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October 28, 2017

PyError Utility: A simple terminal application for checking python scripts without execution in Linux

by 4hathacker  |  in Python at  6:31 PM

Hello everyone...

Its been a long time since I have posted in the blog. This time I will be writing about a python program which help to check for errors in the python scripts. Python is a very powerful high level language and I am pretty much passionate about programming in python.


There are a lot of libraries in Python which we can use to develop useful scripts according to the nature of requirement. In this post, we will be using 'pyflakes'. PyFlakes is one of the opensource projects formerly from divmod.org. As per documentation given by divmod, pyflakes is a fast tool to report defects in Python such as unnecessary or forgotten imports, two different modules/functions with same name, etc. You can visit the documentation for PyFlakes and even contribute at github. To install PyFlakes using pip, run the following command:

pip install --upgrade pyflakes 

The name of our program is PyError Utiltity. The aim of this utility is to find out the errors or defects if present in a python script. The user must provide a complete filename or the name of a directory in which the scripts are saved. There are two user defined functions/methods, I have created.

1. pathChecker(filepath_complete) - This method is used to check for the validity of the file/directory path. The 'filepath_complete' is an argument passed, over which the function operates. The return statement is a string which contains either '*invalid*' or '*valid*'.

########################################################
 
def pathChecker(filepath_complete):
        if os.path.exists(filepath_complete):
                res = str(filepath_complete + ' is a *valid* path... ')
        else:
                res = str(filepath_complete + ' is an *invalid* path... ')
        print '\n\t\tMessage: ' + res        
 return res
 
######################################################## 

2. errorChecker(filepath_complete) - This method is used after the pathChecker method. If it is confirmed that the following filename exist, this method will check for the errors and print the errors in the terminal window. If  the program does not find any errors, it will show a message for no errors found.

########################################################

def errorChecker(filepath_complete):
        cmd = 'pyflakes ' + filepath_complete
        run = os.popen(cmd)
        result = ''.join(run.readlines())
        if len(result) > 0:
                print '\n\t\tError in: ' + result
        else:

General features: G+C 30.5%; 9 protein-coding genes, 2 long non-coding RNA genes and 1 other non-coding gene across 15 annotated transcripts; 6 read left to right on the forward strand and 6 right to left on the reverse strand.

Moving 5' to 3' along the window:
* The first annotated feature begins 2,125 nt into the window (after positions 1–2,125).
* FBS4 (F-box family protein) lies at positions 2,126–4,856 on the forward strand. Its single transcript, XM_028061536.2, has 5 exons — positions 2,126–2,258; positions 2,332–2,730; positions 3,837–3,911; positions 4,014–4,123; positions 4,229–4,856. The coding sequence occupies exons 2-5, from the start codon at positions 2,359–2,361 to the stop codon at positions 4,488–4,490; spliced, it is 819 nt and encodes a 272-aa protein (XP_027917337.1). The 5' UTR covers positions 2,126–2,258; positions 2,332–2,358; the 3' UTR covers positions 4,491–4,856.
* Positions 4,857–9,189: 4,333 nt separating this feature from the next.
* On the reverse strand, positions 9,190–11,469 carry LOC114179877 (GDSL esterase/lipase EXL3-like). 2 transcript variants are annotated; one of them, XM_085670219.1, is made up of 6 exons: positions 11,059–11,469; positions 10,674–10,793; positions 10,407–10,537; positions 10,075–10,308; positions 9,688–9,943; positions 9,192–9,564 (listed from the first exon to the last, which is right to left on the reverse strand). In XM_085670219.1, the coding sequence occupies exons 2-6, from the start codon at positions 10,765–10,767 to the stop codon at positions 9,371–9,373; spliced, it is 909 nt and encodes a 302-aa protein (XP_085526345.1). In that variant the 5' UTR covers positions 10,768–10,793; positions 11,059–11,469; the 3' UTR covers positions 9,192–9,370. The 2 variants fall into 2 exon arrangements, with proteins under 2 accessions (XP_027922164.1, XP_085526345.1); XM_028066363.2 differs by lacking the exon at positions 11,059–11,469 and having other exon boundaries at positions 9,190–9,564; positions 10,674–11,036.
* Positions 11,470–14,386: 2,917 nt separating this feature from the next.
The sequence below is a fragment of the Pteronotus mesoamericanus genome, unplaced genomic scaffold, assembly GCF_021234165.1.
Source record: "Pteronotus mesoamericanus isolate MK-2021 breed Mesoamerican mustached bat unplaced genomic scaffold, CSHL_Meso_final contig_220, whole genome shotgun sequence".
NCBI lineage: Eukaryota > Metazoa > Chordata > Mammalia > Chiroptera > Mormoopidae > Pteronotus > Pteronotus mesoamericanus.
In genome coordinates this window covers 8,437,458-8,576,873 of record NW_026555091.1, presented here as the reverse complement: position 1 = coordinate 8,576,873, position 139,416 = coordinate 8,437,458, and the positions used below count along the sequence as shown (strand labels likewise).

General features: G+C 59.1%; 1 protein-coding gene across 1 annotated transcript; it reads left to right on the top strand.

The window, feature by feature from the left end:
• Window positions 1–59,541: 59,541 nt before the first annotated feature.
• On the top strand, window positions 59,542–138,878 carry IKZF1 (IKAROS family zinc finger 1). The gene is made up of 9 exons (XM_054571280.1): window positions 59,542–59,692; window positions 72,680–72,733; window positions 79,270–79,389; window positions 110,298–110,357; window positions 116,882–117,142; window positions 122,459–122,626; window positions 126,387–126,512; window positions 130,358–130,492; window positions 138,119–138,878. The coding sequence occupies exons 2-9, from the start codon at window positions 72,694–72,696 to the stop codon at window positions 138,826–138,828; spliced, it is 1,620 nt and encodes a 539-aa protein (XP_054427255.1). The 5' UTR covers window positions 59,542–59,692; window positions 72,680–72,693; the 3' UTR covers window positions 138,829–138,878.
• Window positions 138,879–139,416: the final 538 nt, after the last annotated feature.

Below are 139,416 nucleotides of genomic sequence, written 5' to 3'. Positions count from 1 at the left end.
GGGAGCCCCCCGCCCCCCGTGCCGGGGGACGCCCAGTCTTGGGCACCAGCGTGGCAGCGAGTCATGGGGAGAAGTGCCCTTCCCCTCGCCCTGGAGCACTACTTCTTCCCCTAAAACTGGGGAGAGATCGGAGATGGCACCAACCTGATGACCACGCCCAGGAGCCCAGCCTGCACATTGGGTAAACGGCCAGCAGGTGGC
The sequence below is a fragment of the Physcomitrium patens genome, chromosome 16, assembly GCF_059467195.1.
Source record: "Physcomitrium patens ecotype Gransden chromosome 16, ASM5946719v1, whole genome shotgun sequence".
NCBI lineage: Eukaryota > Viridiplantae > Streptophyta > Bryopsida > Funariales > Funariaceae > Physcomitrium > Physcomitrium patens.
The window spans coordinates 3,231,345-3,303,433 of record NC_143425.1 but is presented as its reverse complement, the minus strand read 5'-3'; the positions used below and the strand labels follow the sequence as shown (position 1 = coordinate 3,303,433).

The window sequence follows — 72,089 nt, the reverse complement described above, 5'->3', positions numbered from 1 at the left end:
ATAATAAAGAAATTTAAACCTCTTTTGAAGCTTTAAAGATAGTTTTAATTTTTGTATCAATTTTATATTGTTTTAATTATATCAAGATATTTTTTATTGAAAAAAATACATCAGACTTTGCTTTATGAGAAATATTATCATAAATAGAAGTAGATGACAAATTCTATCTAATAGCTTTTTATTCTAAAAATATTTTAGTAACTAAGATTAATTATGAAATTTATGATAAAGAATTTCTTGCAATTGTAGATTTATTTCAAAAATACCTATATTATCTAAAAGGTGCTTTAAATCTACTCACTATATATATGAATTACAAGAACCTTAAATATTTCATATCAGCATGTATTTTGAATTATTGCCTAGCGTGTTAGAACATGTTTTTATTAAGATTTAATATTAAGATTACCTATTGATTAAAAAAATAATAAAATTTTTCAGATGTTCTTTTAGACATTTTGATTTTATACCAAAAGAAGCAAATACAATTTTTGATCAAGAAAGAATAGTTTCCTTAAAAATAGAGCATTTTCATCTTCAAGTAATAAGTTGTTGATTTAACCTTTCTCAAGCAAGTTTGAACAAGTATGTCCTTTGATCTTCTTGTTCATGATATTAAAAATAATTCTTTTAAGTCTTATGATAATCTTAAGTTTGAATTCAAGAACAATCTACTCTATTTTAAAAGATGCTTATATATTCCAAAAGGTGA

print '\n\t\tNo Errors found in: ' + filepath_complete
 
########################################################

Coming to the testing of the PyError Utility, I have created a directory as '/PyError-Related' and dumped test1.py. test1.py script changes file permissions for passwd, shadow and group files in /etc, creates .acl of old permissions in /, and log files in /tmp. There are some errors in test1.py.

########################################################
# this is my test1.py file
# modifying the file permissions for owner, groups, others 
 
import os, datetime, sys, time, re
odat = (time.strftime("%d-%m-%Y"))
dat = datetime.datetime.now()

if os.path.exists('/tmp')==False:
 print "/tmp directory is not there, so creating /tmp"
 os.makedirs('/tmp')

file_log = '/tmp/test1' + str(odat) + '.log'
f = open(file_log,'a+')
saveout = sys.stdout
sys.stdout = f
print "***************Log Started for test1*******************"
os.system("getfacl -p /etc/group > /group.acl")
os.system("getfacl -p /etc/passwd > /passwd.acl")
os.system("getfacl -p /etc/shadow > /shadow.acl")
print "Backup permissions files are created as '/group.acl','/passwd.acl','/shadow.acl' "
os.system("sudo chmod 644 /etc/passwd")
os.system("sudo chmod 600 /etc/shadow")
os.system("sudo chmod 644 /etc/group")

print '\n'+str(dat)+'\n'
print 'Updated access permissions:\n'
p1 = os.popen("ls -l /etc/passwd")
print p1.readline()
p2 = os.popen("ls -l /etc/shadow")
print p2.readline()
p3 = os.popen("ls -l /etc/group")
print p3.readline()
print p4.readline()
print "***************Log Ended for test1*******************"
sys.stdout = saveout
f.close()
print "Check the log file at: ", file_log
####################################################### 

So, I checked for the errors using PyError Utility.


Then I removed the errors in test1.py, copied the code in test2.py and again executed the PyError Utility but this time with directory name provided.



To get the complete code for 'PyError Utility', go to this link of github.

The visibility of PyFlakes in finding errors is fine. Certainly, there are some limitations of PyFlakes therefore it is not possible to find out every single possible error with PyFlakes.

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